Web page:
Advocates have the responsibility and privilege of keeping records in a way that protects client information, maintains confidentiality, and collects the information required by funders.
What? Less is best.
Record the minimum information necessary to help accomplish the client’s goals and meet funding requirements. Documentation should focus on factual information such as services provided. Do not record speculations, safety planning, or other details that, in the wrong hands, could cause more harm than good.
Where? Lock it up.
Records should be kept in a locked file with access limited to pertinent staff.
When? Only when a client says so.
Clients are in charge of how and when their information is shared. Clients must request information-sharing in writing (via a Release of Information). Make sure you are clear about who they want to have their information, what exactly should be shared, and why they want the information shared.
How? Talk it out.
Talk to survivors about how information sharing works at the beginning of the advocacy relationship. Let them know that you will keep their information confidential and that you and your program are committed to releasing information ONLY when they ask you to and ONLY after you have discussed together how that information will or could be used. Help the client understand the potential positive and negative consequences of sharing information. Be sure to talk to them about the times when you are required to make exceptions to this practice.
Why? Information is powerful.
Federal and state laws protect survivor information, and advocates and programs could be held liable for inappropriately releasing information. Client records contain personal information that could impact safety. Assuring that the client determines what information is shared, and to whom, is central to client safety, autonomy, and self-determination. Always remember that client information belongs to the client, not the program.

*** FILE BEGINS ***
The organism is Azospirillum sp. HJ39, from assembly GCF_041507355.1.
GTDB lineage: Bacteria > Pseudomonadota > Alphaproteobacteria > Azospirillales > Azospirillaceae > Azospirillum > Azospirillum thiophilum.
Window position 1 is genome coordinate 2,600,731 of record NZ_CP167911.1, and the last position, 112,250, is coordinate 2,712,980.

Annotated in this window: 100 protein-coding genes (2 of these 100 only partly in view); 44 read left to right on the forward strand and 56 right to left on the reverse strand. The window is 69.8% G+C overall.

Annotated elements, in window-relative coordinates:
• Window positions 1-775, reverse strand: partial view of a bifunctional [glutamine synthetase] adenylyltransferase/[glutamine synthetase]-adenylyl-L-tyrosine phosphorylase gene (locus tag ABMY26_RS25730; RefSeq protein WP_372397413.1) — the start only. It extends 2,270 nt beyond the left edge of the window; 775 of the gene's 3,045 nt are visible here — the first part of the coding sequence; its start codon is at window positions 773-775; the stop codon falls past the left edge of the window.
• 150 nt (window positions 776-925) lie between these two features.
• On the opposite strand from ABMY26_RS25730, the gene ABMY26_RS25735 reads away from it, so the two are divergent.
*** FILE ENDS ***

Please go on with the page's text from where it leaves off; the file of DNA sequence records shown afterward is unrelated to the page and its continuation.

You may be required to release information without a client’s written permission.
- In the event of a court order, after a judge privately reviews the records to determine their relevance. It’s best to seek legal counsel before releasing records in response to court orders and subpoenas.
- If the program suspects child abuse or neglect, you are required to contact Child Protective Services. Be aware that CPS may ask for the child’s relevant records. CPS does not have the right to request the parent’s records. This is a good reason to keep separate files for parents and children.
- If the program knows there is potential suicidal behavior or threat of harm to others that is likely to result in a clear, imminent risk of serious physical injury, or death to themselves or another person.
What to know about your program’s policies
- Where to find the policy on written records or client notes
- Who is in charge of destroying client records and how often that is done
- Who to contact if someone wants to serve a subpoena or law enforcement demands information or records
- Who to talk to for help with confidentiality or record keeping
- Steps to take when an outside party requests information or records
- Steps to take when a client requests records or asks to send records to an outside entity.
For more detailed information, check out our Confidentiality resources.